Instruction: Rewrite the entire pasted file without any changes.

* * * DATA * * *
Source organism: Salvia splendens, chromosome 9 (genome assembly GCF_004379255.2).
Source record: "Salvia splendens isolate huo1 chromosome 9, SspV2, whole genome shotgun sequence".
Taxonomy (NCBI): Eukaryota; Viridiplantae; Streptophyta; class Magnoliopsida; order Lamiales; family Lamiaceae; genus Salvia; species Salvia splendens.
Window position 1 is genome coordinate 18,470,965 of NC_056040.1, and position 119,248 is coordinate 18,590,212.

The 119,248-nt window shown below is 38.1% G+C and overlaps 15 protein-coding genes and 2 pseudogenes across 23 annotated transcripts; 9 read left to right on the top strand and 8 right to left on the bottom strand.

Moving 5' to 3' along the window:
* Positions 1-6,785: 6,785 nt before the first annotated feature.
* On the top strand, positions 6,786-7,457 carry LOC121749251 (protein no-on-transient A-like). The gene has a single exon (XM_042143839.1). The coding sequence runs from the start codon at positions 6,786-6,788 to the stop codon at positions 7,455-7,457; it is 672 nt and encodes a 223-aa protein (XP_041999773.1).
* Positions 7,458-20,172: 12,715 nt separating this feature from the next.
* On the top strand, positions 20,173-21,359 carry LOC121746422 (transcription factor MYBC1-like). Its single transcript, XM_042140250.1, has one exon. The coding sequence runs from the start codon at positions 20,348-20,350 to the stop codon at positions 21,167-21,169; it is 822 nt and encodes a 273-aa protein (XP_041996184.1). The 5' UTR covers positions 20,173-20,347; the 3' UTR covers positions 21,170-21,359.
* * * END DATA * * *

Source organism: Salvia splendens, chromosome 9 (genome assembly GCF_004379255.2).
Source record: "Salvia splendens isolate huo1 chromosome 9, SspV2, whole genome shotgun sequence".
Taxonomy (NCBI): Eukaryota; Viridiplantae; Streptophyta; class Magnoliopsida; order Lamiales; family Lamiaceae; genus Salvia; species Salvia splendens.
Window position 1 is genome coordinate 18,470,965 of NC_056040.1, and position 119,248 is coordinate 18,590,212.

The 119,248-nt window shown below is 38.1% G+C and overlaps 15 protein-coding genes and 2 pseudogenes across 23 annotated transcripts; 9 read left to right on the top strand and 8 right to left on the bottom strand.

Moving 5' to 3' along the window:
* Positions 1-6,785: 6,785 nt before the first annotated feature.
* On the top strand, positions 6,786-7,457 carry LOC121749251 (protein no-on-transient A-like). The gene has a single exon (XM_042143839.1). The coding sequence runs from the start codon at positions 6,786-6,788 to the stop codon at positions 7,455-7,457; it is 672 nt and encodes a 223-aa protein (XP_041999773.1).
* Positions 7,458-20,172: 12,715 nt separating this feature from the next.
* On the top strand, positions 20,173-21,359 carry LOC121746422 (transcription factor MYBC1-like). Its single transcript, XM_042140250.1, has one exon. The coding sequence runs from the start codon at positions 20,348-20,350 to the stop codon at positions 21,167-21,169; it is 822 nt and encodes a 273-aa protein (XP_041996184.1). The 5' UTR covers positions 20,173-20,347; the 3' UTR covers positions 21,170-21,359.